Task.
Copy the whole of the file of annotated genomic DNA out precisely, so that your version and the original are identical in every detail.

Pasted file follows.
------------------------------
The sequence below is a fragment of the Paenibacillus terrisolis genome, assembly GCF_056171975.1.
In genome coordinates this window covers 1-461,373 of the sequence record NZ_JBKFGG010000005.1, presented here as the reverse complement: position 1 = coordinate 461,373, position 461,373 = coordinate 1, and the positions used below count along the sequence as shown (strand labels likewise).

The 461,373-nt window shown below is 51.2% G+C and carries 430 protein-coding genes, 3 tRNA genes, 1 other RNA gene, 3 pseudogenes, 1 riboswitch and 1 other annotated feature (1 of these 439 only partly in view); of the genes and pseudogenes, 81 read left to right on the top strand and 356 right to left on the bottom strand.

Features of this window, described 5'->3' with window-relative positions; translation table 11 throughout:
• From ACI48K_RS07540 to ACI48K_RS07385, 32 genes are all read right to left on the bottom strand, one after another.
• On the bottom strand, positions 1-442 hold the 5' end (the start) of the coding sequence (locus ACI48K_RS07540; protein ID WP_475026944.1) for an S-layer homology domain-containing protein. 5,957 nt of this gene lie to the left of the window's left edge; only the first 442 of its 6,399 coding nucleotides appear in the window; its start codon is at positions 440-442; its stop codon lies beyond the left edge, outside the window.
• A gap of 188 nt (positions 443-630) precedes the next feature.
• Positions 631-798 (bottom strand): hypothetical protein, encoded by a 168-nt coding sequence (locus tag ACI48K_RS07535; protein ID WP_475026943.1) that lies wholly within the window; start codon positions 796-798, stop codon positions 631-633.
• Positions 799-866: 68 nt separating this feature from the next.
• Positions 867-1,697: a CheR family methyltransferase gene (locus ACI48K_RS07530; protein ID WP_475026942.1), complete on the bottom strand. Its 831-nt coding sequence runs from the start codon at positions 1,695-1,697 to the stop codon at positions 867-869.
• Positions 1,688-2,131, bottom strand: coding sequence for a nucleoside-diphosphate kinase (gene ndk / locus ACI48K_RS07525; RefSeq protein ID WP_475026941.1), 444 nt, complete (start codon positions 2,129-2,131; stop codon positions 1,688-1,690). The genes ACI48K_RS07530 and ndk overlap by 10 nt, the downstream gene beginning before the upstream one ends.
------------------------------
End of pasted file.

The sequence below is a fragment of the Paenibacillus terrisolis genome, assembly GCF_056171975.1.
In genome coordinates this window covers 1-461,373 of the sequence record NZ_JBKFGG010000005.1, presented here as the reverse complement: position 1 = coordinate 461,373, position 461,373 = coordinate 1, and the positions used below count along the sequence as shown (strand labels likewise).

The 461,373-nt window shown below is 51.2% G+C and carries 430 protein-coding genes, 3 tRNA genes, 1 other RNA gene, 3 pseudogenes, 1 riboswitch and 1 other annotated feature (1 of these 439 only partly in view); of the genes and pseudogenes, 81 read left to right on the top strand and 356 right to left on the bottom strand.

Features of this window, described 5'->3' with window-relative positions; translation table 11 throughout:
• From ACI48K_RS07540 to ACI48K_RS07385, 32 genes are all read right to left on the bottom strand, one after another.
• On the bottom strand, positions 1-442 hold the 5' end (the start) of the coding sequence (locus ACI48K_RS07540; protein ID WP_475026944.1) for an S-layer homology domain-containing protein. 5,957 nt of this gene lie to the left of the window's left edge; only the first 442 of its 6,399 coding nucleotides appear in the window; its start codon is at positions 440-442; its stop codon lies beyond the left edge, outside the window.
• A gap of 188 nt (positions 443-630) precedes the next feature.
• Positions 631-798 (bottom strand): hypothetical protein, encoded by a 168-nt coding sequence (locus tag ACI48K_RS07535; protein ID WP_475026943.1) that lies wholly within the window; start codon positions 796-798, stop codon positions 631-633.
• Positions 799-866: 68 nt separating this feature from the next.
• Positions 867-1,697: a CheR family methyltransferase gene (locus ACI48K_RS07530; protein ID WP_475026942.1), complete on the bottom strand. Its 831-nt coding sequence runs from the start codon at positions 1,695-1,697 to the stop codon at positions 867-869.
• Positions 1,688-2,131, bottom strand: coding sequence for a nucleoside-diphosphate kinase (gene ndk / locus ACI48K_RS07525; RefSeq protein ID WP_475026941.1), 444 nt, complete (start codon positions 2,129-2,131; stop codon positions 1,688-1,690). The genes ACI48K_RS07530 and ndk overlap by 10 nt, the downstream gene beginning before the upstream one ends.